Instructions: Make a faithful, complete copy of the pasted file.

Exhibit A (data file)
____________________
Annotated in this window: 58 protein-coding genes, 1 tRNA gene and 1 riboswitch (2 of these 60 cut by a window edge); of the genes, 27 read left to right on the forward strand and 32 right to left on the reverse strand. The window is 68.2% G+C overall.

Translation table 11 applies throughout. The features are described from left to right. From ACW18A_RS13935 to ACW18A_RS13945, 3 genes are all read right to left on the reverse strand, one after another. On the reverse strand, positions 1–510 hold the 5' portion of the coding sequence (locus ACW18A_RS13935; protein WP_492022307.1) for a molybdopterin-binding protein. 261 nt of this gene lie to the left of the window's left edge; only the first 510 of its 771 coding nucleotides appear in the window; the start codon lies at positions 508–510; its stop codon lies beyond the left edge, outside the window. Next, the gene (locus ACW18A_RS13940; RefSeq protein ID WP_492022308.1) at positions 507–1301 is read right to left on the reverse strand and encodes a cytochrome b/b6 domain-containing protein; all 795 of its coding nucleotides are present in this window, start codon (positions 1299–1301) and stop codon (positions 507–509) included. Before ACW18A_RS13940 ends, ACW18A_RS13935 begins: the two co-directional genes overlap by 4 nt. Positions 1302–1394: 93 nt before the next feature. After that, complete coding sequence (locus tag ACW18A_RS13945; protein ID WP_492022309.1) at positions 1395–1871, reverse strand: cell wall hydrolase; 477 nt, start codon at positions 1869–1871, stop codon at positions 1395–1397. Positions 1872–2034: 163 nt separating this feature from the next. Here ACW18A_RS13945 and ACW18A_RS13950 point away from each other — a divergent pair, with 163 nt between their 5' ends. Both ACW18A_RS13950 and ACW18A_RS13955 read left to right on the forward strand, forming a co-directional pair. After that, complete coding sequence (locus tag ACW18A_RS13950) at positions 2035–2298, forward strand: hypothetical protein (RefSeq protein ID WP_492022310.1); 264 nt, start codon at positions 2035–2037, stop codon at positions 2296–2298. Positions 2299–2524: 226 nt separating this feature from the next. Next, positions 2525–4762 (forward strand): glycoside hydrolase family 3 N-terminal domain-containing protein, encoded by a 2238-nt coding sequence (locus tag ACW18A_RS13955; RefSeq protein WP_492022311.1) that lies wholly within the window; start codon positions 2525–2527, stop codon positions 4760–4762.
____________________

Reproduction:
Annotated in this window: 58 protein-coding genes, 1 tRNA gene and 1 riboswitch (2 of these 60 cut by a window edge); of the genes, 27 read left to right on the forward strand and 32 right to left on the reverse strand. The window is 68.2% G+C overall.

Translation table 11 applies throughout. The features are described from left to right. From ACW18A_RS13935 to ACW18A_RS13945, 3 genes are all read right to left on the reverse strand, one after another. On the reverse strand, positions 1–510 hold the 5' portion of the coding sequence (locus ACW18A_RS13935; protein WP_492022307.1) for a molybdopterin-binding protein. 261 nt of this gene lie to the left of the window's left edge; only the first 510 of its 771 coding nucleotides appear in the window; the start codon lies at positions 508–510; its stop codon lies beyond the left edge, outside the window. Next, the gene (locus ACW18A_RS13940; RefSeq protein ID WP_492022308.1) at positions 507–1301 is read right to left on the reverse strand and encodes a cytochrome b/b6 domain-containing protein; all 795 of its coding nucleotides are present in this window, start codon (positions 1299–1301) and stop codon (positions 507–509) included. Before ACW18A_RS13940 ends, ACW18A_RS13935 begins: the two co-directional genes overlap by 4 nt. Positions 1302–1394: 93 nt before the next feature. After that, complete coding sequence (locus tag ACW18A_RS13945; protein ID WP_492022309.1) at positions 1395–1871, reverse strand: cell wall hydrolase; 477 nt, start codon at positions 1869–1871, stop codon at positions 1395–1397. Positions 1872–2034: 163 nt separating this feature from the next. Here ACW18A_RS13945 and ACW18A_RS13950 point away from each other — a divergent pair, with 163 nt between their 5' ends. Both ACW18A_RS13950 and ACW18A_RS13955 read left to right on the forward strand, forming a co-directional pair. After that, complete coding sequence (locus tag ACW18A_RS13950) at positions 2035–2298, forward strand: hypothetical protein (RefSeq protein ID WP_492022310.1); 264 nt, start codon at positions 2035–2037, stop codon at positions 2296–2298. Positions 2299–2524: 226 nt separating this feature from the next. Next, positions 2525–4762 (forward strand): glycoside hydrolase family 3 N-terminal domain-containing protein, encoded by a 2238-nt coding sequence (locus tag ACW18A_RS13955; RefSeq protein WP_492022311.1) that lies wholly within the window; start codon positions 2525–2527, stop codon positions 4760–4762.